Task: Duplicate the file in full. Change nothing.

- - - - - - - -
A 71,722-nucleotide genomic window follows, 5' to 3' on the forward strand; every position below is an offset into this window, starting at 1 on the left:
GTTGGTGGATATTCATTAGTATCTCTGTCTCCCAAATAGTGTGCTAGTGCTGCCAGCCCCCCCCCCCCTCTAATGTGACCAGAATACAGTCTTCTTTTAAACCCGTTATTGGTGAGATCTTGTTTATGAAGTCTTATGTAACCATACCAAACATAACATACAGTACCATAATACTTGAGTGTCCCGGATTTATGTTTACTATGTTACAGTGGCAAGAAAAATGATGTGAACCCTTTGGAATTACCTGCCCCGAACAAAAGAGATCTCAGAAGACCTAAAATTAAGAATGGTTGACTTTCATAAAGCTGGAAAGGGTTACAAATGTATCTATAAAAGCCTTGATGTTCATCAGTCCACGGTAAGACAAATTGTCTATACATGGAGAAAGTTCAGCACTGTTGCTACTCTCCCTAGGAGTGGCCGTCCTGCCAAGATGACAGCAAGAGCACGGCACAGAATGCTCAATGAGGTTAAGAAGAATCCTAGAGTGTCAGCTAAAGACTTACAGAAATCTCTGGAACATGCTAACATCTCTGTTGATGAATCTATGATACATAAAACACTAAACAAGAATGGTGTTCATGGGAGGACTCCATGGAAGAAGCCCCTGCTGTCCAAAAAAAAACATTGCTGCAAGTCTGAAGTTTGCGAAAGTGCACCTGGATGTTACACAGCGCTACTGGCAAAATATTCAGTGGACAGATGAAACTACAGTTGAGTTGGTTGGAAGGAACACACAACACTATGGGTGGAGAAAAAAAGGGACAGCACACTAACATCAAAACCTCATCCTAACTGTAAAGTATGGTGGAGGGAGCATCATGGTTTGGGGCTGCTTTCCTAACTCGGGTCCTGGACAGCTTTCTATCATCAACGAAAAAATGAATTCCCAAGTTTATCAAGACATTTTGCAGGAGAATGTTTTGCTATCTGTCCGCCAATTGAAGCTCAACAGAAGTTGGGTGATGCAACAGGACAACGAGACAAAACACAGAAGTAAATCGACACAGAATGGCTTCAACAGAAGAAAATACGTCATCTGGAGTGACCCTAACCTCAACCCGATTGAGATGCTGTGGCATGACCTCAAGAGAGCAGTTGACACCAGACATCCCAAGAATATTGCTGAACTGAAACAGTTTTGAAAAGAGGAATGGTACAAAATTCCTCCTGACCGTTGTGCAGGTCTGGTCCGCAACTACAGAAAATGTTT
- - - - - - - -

A 71,722-nucleotide genomic window follows, 5' to 3' on the forward strand; every position below is an offset into this window, starting at 1 on the left:
GTTGGTGGATATTCATTAGTATCTCTGTCTCCCAAATAGTGTGCTAGTGCTGCCAGCCCCCCCCCCCCTCTAATGTGACCAGAATACAGTCTTCTTTTAAACCCGTTATTGGTGAGATCTTGTTTATGAAGTCTTATGTAACCATACCAAACATAACATACAGTACCATAATACTTGAGTGTCCCGGATTTATGTTTACTATGTTACAGTGGCAAGAAAAATGATGTGAACCCTTTGGAATTACCTGCCCCGAACAAAAGAGATCTCAGAAGACCTAAAATTAAGAATGGTTGACTTTCATAAAGCTGGAAAGGGTTACAAATGTATCTATAAAAGCCTTGATGTTCATCAGTCCACGGTAAGACAAATTGTCTATACATGGAGAAAGTTCAGCACTGTTGCTACTCTCCCTAGGAGTGGCCGTCCTGCCAAGATGACAGCAAGAGCACGGCACAGAATGCTCAATGAGGTTAAGAAGAATCCTAGAGTGTCAGCTAAAGACTTACAGAAATCTCTGGAACATGCTAACATCTCTGTTGATGAATCTATGATACATAAAACACTAAACAAGAATGGTGTTCATGGGAGGACTCCATGGAAGAAGCCCCTGCTGTCCAAAAAAAAACATTGCTGCAAGTCTGAAGTTTGCGAAAGTGCACCTGGATGTTACACAGCGCTACTGGCAAAATATTCAGTGGACAGATGAAACTACAGTTGAGTTGGTTGGAAGGAACACACAACACTATGGGTGGAGAAAAAAAGGGACAGCACACTAACATCAAAACCTCATCCTAACTGTAAAGTATGGTGGAGGGAGCATCATGGTTTGGGGCTGCTTTCCTAACTCGGGTCCTGGACAGCTTTCTATCATCAACGAAAAAATGAATTCCCAAGTTTATCAAGACATTTTGCAGGAGAATGTTTTGCTATCTGTCCGCCAATTGAAGCTCAACAGAAGTTGGGTGATGCAACAGGACAACGAGACAAAACACAGAAGTAAATCGACACAGAATGGCTTCAACAGAAGAAAATACGTCATCTGGAGTGACCCTAACCTCAACCCGATTGAGATGCTGTGGCATGACCTCAAGAGAGCAGTTGACACCAGACATCCCAAGAATATTGCTGAACTGAAACAGTTTTGAAAAGAGGAATGGTACAAAATTCCTCCTGACCGTTGTGCAGGTCTGGTCCGCAACTACAGAAAATGTTT